Nebraska High School Rodeo season in underway
Photos courtesy of JJJ Photo
Every spring, high school boys and girls from across the country saddle up their horses, gather up their rigging and start practicing. This year, more than 220 students from across Nebraska will compete in high school rodeos, competing for a chance to attend the state and national finals.
In Nebraska, high school rodeo is a great opportunity for high school students to become involved in a state organization that allows them to compete across the state in numerous rodeo events.
In fact, there are 12 events that students can choose from, including tie down roping, boys cutting, girls cutting, team roping, saddle bronc riding, bareback bronc riding, goat tying, barrel racing, breakaway roping, steer wresting, pole bending and bull riding.
The top 30 competitors in each event will be invited to the state finals, held this year in Hastings from June 20-23. After the state finals, the top four competitors in each event will be invited to the national finals, held in Rock Springs, Wyo., from July 15-21. A total of 1,500 athletes from across the globe will compete at this event.
Over the course of the summer, student will have the chance to compete in 28-29 rodeos, which are held every weekend starting the last weekend of April and running until the state finals.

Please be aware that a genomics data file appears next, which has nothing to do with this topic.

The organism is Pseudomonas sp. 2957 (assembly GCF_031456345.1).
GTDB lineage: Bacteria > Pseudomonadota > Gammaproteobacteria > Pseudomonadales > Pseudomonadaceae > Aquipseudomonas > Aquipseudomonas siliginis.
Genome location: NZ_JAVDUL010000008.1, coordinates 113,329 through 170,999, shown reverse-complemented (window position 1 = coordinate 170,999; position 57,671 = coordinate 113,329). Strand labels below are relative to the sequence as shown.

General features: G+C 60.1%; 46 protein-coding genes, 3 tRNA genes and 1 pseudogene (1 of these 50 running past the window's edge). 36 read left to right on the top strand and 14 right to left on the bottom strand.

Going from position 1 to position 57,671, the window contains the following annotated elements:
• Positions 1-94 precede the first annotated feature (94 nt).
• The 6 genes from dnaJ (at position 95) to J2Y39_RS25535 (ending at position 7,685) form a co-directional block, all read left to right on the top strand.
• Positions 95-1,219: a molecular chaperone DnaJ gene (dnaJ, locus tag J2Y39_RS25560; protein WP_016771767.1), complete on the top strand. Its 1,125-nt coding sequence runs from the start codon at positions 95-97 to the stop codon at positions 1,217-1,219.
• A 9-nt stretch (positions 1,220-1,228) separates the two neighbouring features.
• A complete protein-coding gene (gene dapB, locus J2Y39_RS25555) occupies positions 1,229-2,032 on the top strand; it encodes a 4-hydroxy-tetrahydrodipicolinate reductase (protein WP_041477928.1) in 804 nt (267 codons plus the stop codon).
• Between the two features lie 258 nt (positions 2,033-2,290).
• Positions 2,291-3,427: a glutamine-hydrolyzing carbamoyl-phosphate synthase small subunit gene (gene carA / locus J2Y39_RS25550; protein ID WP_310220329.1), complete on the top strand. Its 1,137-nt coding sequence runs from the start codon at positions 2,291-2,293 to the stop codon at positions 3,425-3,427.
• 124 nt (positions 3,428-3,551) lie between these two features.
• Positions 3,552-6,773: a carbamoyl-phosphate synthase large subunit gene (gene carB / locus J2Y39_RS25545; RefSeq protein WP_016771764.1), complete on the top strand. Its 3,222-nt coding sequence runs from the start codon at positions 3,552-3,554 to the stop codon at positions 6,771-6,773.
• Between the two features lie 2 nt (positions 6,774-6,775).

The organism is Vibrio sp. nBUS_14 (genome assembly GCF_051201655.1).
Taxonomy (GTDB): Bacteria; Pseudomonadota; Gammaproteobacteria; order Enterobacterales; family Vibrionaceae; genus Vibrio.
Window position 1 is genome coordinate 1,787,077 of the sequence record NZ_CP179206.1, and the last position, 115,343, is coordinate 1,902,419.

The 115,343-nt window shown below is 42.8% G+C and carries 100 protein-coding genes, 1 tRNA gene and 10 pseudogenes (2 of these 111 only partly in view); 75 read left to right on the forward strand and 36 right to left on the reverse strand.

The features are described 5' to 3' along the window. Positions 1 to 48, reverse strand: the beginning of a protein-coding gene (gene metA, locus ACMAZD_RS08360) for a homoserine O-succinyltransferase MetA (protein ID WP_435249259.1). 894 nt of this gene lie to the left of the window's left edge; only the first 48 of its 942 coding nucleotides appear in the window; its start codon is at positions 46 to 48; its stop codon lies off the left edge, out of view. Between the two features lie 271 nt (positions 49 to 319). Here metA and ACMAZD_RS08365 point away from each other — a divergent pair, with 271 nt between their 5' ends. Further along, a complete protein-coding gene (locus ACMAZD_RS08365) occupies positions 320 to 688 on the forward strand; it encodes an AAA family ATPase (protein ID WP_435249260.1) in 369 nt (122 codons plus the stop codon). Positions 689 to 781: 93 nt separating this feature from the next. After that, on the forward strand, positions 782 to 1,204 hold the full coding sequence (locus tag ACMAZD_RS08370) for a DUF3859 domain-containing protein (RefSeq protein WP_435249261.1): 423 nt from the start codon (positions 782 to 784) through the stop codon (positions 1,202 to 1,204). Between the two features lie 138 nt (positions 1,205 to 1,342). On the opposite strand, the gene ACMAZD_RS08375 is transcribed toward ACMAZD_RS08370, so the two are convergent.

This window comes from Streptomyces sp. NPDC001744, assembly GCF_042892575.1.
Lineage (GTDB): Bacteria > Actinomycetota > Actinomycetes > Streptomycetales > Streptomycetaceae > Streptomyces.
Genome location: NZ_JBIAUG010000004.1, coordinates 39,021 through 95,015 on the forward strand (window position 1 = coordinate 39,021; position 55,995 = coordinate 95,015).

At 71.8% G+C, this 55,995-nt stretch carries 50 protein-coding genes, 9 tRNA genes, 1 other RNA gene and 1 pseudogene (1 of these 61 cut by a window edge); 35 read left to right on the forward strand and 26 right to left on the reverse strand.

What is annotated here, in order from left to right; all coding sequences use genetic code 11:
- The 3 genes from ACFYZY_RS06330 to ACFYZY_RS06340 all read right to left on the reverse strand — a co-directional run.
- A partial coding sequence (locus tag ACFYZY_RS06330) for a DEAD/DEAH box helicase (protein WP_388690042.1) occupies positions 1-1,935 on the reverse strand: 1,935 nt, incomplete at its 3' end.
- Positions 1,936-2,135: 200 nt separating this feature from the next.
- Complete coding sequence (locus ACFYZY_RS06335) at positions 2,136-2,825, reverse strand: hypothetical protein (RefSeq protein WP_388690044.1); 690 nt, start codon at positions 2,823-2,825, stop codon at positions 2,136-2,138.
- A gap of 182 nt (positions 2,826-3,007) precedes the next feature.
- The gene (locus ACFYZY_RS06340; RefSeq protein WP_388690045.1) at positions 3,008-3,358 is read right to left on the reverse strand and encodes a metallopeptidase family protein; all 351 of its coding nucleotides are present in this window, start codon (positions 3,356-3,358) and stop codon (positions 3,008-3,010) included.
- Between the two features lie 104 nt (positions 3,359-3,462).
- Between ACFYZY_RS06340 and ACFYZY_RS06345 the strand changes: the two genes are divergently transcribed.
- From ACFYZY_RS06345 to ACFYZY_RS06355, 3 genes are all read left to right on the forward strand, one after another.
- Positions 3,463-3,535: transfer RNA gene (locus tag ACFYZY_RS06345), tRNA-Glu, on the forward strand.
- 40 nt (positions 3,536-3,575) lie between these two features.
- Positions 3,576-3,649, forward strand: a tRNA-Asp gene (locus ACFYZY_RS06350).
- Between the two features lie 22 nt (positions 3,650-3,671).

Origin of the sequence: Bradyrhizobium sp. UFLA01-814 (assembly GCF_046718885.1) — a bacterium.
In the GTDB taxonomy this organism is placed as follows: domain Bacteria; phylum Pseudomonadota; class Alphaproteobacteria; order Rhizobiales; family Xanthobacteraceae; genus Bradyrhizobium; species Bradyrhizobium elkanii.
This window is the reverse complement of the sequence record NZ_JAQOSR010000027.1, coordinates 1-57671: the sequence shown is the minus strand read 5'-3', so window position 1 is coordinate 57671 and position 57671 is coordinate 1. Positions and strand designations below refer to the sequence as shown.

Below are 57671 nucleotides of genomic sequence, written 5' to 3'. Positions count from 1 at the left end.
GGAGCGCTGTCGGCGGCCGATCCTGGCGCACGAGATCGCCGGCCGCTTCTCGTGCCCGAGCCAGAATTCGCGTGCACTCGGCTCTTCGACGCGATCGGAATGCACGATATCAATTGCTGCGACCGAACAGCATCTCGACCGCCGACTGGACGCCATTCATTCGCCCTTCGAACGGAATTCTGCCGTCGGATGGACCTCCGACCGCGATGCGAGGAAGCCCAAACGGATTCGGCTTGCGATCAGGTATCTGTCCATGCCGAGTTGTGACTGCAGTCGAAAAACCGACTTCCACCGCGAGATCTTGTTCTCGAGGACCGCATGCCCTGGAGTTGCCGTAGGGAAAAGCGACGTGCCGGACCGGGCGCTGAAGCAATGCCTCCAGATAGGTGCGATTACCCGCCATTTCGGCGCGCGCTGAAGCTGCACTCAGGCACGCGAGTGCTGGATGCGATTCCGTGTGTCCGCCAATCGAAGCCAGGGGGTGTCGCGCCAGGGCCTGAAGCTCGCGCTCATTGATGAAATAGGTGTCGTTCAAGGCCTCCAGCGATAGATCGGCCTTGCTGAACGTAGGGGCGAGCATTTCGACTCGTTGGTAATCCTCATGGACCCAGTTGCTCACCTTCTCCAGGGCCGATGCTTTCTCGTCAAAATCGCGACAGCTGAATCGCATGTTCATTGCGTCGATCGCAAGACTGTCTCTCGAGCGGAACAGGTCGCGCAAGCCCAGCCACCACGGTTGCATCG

The entry fee for each event is just $15, no matter what event a student wants to compete in. “In a timed event with cattle that includes stock charge. If you are a rough stock rider, you get help getting on the livestock. We have pickup men and bull fighters. There is no where else you can pay that little and get that much out of it,” said Rod Nelson, adult president of the Nebraska High School Rodeo Association.
In addition to competing for a spot in the finals, students also compete for buckles, saddle, bits, spurs and other prizes. However, students gain much more than physical items from being involved in rodeo.
“You see young people that take advantage of an opportunity to not only learn about rodeo, but also self discipline. I’ve seen it not just with my own kids, but also with others. I see how they prepare to practice, what they give up in terms of their social life and other school activities. They go to their practices, come home and get their studies done, and then have rodeo practice,” said Nelson.
Nelson competed for four years, and has worked the association for six years as a parent. The biggest difference he sees in the rodeo students is their focus and determination.
“We see a lot of focused kids. They have to maintain a certain GPA in the school to be eligible to compete. We have a lot of response from merchants and people in different towns on how well liked the kids are, and how polite they are. They are involved in their own life in creating something,” said Nelson.
He also thinks the rodeo helps students to stay involved in an event throughout the summer. “It keeps them out of trouble, and keeps them working towards something positive. I’ve seen several kids have to deal with real life situations like a loss of a horse, and that is a real struggle. However, it happens, and you deal with it and go on,” he said.
Learning to deal with difficult situations helps student to grow and learn, and helps them deal with difficult situations down the road as well, according to Nelson. Even when these events happen, there is a support team to help students, and other students help out as well.